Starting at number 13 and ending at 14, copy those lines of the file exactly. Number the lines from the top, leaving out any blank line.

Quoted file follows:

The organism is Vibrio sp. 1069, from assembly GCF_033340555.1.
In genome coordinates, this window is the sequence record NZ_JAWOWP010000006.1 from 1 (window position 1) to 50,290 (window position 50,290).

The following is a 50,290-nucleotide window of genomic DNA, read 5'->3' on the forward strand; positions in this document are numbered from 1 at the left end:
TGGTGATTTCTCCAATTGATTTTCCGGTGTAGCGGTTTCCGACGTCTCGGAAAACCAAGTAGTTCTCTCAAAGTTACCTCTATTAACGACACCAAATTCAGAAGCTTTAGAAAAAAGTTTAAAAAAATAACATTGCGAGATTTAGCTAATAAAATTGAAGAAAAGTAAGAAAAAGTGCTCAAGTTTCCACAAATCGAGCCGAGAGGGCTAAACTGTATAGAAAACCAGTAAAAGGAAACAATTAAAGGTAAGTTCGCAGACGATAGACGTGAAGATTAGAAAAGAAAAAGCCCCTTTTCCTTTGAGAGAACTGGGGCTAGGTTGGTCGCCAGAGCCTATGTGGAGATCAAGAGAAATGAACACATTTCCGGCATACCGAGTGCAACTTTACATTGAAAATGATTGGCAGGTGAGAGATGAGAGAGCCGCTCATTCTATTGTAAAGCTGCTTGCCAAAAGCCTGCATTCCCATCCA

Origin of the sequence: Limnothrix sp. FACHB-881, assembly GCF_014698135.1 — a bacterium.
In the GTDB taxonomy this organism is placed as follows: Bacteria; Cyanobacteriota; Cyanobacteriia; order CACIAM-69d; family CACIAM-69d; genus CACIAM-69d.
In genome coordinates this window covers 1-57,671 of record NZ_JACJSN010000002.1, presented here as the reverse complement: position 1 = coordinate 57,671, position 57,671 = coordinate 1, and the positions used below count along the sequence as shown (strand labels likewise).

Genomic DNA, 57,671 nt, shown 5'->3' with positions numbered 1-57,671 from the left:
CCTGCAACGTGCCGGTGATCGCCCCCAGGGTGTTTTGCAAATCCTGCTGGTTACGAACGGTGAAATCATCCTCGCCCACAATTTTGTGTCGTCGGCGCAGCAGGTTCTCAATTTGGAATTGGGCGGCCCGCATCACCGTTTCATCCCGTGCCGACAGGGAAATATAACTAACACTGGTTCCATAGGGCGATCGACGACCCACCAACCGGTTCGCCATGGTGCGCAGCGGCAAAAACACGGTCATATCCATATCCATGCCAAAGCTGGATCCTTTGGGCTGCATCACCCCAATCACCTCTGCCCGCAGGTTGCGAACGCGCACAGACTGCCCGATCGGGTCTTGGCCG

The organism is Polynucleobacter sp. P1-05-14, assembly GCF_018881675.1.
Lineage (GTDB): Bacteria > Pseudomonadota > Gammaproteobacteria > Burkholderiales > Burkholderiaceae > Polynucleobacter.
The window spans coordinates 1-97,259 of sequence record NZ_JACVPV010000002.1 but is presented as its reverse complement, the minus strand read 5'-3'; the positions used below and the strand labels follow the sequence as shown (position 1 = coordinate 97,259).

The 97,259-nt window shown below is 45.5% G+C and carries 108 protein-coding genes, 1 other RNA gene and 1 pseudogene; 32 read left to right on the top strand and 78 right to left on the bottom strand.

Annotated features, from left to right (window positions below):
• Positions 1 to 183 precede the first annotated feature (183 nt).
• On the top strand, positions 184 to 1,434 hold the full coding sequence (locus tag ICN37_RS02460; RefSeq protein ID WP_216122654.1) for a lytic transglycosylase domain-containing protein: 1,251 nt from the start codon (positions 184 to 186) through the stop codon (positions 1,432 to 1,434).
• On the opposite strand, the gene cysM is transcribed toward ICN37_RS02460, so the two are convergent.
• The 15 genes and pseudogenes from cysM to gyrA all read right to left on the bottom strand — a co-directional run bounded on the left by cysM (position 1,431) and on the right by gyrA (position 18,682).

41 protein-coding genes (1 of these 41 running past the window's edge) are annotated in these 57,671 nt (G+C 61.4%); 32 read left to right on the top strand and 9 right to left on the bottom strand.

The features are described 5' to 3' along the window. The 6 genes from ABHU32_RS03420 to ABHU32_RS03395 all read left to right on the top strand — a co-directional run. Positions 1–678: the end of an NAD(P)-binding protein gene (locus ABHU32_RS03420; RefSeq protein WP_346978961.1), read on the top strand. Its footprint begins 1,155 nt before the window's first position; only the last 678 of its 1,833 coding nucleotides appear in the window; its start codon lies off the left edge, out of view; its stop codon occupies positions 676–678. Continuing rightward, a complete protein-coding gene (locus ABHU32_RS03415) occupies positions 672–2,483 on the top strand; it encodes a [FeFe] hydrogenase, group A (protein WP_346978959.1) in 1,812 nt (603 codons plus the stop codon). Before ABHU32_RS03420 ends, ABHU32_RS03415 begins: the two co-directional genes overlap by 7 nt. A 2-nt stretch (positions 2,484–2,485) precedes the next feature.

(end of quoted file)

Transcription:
The 97,259-nt window shown below is 45.5% G+C and carries 108 protein-coding genes, 1 other RNA gene and 1 pseudogene; 32 read left to right on the top strand and 78 right to left on the bottom strand.

Annotated features, from left to right (window positions below):